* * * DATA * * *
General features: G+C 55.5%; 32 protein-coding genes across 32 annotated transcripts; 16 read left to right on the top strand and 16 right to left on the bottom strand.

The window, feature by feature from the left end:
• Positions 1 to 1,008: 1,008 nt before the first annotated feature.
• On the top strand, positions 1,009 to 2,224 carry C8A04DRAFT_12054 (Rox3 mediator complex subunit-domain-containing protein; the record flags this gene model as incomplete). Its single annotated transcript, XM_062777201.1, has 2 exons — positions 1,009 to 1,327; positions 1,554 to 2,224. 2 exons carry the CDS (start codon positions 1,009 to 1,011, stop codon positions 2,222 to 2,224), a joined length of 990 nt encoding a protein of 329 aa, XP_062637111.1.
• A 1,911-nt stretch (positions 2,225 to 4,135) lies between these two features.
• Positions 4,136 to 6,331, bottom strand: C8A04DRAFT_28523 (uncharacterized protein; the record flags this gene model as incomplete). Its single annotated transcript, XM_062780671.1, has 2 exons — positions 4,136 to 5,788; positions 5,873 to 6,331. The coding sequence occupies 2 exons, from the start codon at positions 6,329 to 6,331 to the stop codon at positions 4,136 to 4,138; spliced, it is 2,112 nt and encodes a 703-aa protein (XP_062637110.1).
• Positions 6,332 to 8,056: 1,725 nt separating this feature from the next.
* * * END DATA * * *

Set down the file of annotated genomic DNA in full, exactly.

General features: G+C 55.5%; 32 protein-coding genes across 32 annotated transcripts; 16 read left to right on the top strand and 16 right to left on the bottom strand.

The window, feature by feature from the left end:
• Positions 1 to 1,008: 1,008 nt before the first annotated feature.
• On the top strand, positions 1,009 to 2,224 carry C8A04DRAFT_12054 (Rox3 mediator complex subunit-domain-containing protein; the record flags this gene model as incomplete). Its single annotated transcript, XM_062777201.1, has 2 exons — positions 1,009 to 1,327; positions 1,554 to 2,224. 2 exons carry the CDS (start codon positions 1,009 to 1,011, stop codon positions 2,222 to 2,224), a joined length of 990 nt encoding a protein of 329 aa, XP_062637111.1.
• A 1,911-nt stretch (positions 2,225 to 4,135) lies between these two features.
• Positions 4,136 to 6,331, bottom strand: C8A04DRAFT_28523 (uncharacterized protein; the record flags this gene model as incomplete). Its single annotated transcript, XM_062780671.1, has 2 exons — positions 4,136 to 5,788; positions 5,873 to 6,331. The coding sequence occupies 2 exons, from the start codon at positions 6,329 to 6,331 to the stop codon at positions 4,136 to 4,138; spliced, it is 2,112 nt and encodes a 703-aa protein (XP_062637110.1).
• Positions 6,332 to 8,056: 1,725 nt separating this feature from the next.